MONTREAL — Cayden Primeau did not look out of place on the Bell Centre ice.
The Canadiens goaltender stopped 32-of-35 shots in his NHL debut, coming up just short in a 3-2 loss to the Colorado Avalanche Thursday night.
The 20-year-old son of former NHL player Keith Primeau did his part to keep a struggling Montreal squad in the game against the league’s top-ranked offence.
“It was fun. There are so many words to describe it,” said Primeau, who was recalled from the AHL’s Laval Rocket this week. “It’s good to get the first one under the belt, at this level and at regular-season pace.
“I tried to give the team the best opportunity to win. You definitely have to step up your game when you’re facing guys at this level.”
The young goaltender was playing the first of a back-to-back, with Carey Price set to face the New York Rangers Friday night. Montreal (12-11-6) has dropped nine of the last 10 games.
Primeau, the 199th overall draft pick in 2017, came into the encounter with very little professional hockey experience — 12 games with Laval. With his parents watching from the stands, he quickly settled in after a slightly shaky first period.
“He was excellent,” forward Nick Cousins said of Primeau. “For his first game, he didn’t really show any nerves. That team over there is pretty deep, good off the rush, good on the power play. He held his own and gave us a chance to win.”
The Avalanche (18-8-2), winners of five straight, hardly looked like they were playing the second game of a back-to-back as they beat Primeau twice on 14 shots in the first period.
Colorado took a 1-0 lead at 6:13 when Ryan Graves tucked a rebound past Primeau, who failed to freeze the puck in the crease on Matt Calvert’s initial shot. Rookie defenceman Cale Makar started the play by driving hard to the net past Shea Weber down the right side.
Another rush down the right wing led to Colorado’s second goal, this time by Gabriel Landeskog. The Avalanche captain, back in the lineup after missing 16 games with a lower-body injury, blew past Jeff Petry and beat Primeau blocker side at 12:57.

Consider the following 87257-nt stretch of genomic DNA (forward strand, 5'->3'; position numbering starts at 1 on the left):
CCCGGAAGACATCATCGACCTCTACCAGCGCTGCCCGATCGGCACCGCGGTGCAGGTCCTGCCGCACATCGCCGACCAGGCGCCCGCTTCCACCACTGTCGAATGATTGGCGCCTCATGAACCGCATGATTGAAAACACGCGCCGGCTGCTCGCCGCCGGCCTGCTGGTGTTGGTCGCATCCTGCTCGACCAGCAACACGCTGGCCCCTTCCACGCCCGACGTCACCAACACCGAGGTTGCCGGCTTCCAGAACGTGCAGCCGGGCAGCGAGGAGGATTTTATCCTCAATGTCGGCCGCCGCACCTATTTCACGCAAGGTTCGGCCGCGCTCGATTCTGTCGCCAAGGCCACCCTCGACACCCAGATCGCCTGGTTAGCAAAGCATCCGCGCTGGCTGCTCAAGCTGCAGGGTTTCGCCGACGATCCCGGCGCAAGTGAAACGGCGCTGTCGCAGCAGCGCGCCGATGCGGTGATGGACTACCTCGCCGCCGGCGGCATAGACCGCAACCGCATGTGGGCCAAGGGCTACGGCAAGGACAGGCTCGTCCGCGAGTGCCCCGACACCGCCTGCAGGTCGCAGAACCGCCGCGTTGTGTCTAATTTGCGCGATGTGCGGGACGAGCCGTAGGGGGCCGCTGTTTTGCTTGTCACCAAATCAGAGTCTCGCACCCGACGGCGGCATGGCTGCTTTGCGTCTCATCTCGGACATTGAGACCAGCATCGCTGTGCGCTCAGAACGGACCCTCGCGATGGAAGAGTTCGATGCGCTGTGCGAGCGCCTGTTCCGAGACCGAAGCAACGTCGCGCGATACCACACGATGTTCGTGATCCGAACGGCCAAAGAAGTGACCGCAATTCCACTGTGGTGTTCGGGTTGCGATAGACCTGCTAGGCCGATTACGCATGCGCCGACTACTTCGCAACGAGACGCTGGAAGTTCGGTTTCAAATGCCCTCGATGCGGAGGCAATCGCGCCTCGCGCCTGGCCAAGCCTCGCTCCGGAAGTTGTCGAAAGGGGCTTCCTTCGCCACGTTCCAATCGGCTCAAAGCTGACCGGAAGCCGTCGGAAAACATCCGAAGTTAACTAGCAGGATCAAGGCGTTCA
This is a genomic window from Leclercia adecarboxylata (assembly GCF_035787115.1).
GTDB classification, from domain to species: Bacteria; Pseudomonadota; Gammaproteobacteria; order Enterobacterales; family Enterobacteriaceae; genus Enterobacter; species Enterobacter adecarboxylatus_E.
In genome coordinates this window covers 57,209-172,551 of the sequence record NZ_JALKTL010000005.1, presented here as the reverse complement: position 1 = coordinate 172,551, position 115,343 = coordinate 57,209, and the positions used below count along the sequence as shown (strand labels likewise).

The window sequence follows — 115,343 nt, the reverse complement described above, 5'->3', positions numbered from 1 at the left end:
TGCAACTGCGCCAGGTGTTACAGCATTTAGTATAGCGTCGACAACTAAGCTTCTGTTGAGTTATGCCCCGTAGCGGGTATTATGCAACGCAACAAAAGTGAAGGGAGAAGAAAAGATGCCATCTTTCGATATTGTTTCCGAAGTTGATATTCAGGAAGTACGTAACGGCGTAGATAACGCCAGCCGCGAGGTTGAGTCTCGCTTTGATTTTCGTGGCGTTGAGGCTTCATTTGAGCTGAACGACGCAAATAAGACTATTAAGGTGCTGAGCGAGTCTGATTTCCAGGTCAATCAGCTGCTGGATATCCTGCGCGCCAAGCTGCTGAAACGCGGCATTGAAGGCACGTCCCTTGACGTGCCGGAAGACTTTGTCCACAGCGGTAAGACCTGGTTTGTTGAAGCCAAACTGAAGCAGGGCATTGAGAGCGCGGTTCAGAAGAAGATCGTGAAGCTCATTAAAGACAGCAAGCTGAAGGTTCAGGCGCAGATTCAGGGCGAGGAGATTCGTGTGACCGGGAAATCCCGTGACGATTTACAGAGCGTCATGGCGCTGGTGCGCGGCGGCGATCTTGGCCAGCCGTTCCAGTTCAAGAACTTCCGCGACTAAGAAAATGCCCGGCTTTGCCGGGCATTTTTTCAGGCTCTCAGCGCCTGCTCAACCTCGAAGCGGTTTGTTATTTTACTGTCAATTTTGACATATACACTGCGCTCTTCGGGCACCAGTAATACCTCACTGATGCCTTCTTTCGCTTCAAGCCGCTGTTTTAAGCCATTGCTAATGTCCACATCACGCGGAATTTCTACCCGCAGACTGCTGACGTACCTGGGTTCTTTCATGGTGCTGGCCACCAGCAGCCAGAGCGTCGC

Calvert made it 3-0 for the visitors with a short-handed tally on a 2-on-1 at 8:06 of the second following a turnover in the neutral zone.
“I liked what we did, we put ourselves in a position to win,” said Avs coach Jared Bednar. “We got some saves when we needed them. It was a good all-around effort by our team, especially on the road.”
Quality chances for Montreal were limited through two periods but Brendan Gallagher got the Canadiens on the board in typical fashion for the winger, a goal from the crease at 17:42 of the second after going hard to the net.
Cousins gave the home side new life with a power-play goal off the post and in 1:23 into the third against the league’s stingiest third-period team.
Midway through the third, Primeau kept it a 3-2 game with a sprawled-out stick save on Mikko Rantanen.
Montreal pressed for the equalizer with time winding down.
Backup goaltender Pavel Francouz came up big for the Avalanche with six minutes to play by stopping Artturi Lehkonen’s one-timer with the shaft of his stick. Francouz then denied Gallagher on a wraparound two minutes later.
The Avalanche backup, who made 38 total saves, also stopped a flurry of shots in the game’s final seconds.
Montreal was down a forward 90 seconds into the game when Jesperi Kotkaniemi fell awkwardly in the corner on a hit by Nikita Zadorov. The 19-year-old centre did not return. He will not travel with the team to New York.
“I don’t like it because one of (Zadorov’s) skates comes up behind his leg,” said coach Claude Julien. “It’s not your typical slew foot where you slide it underneath, but his leg goes up and he uses his upper body to flip him. That’s a dirty hit.
“I don’t know how the league’s going to see it, that’s up to them. Definitely suspendable move on his part.”
Notes: Canadiens defenceman Otto Leskinen made his NHL debut. … Avs winger Andre Burakovsky (upper-body injury) returned to the lineup after missing three games. … Nazem Kadri (lower-body injury) did not play.
This report by The Canadian Press was first published Dec. 5, 2019.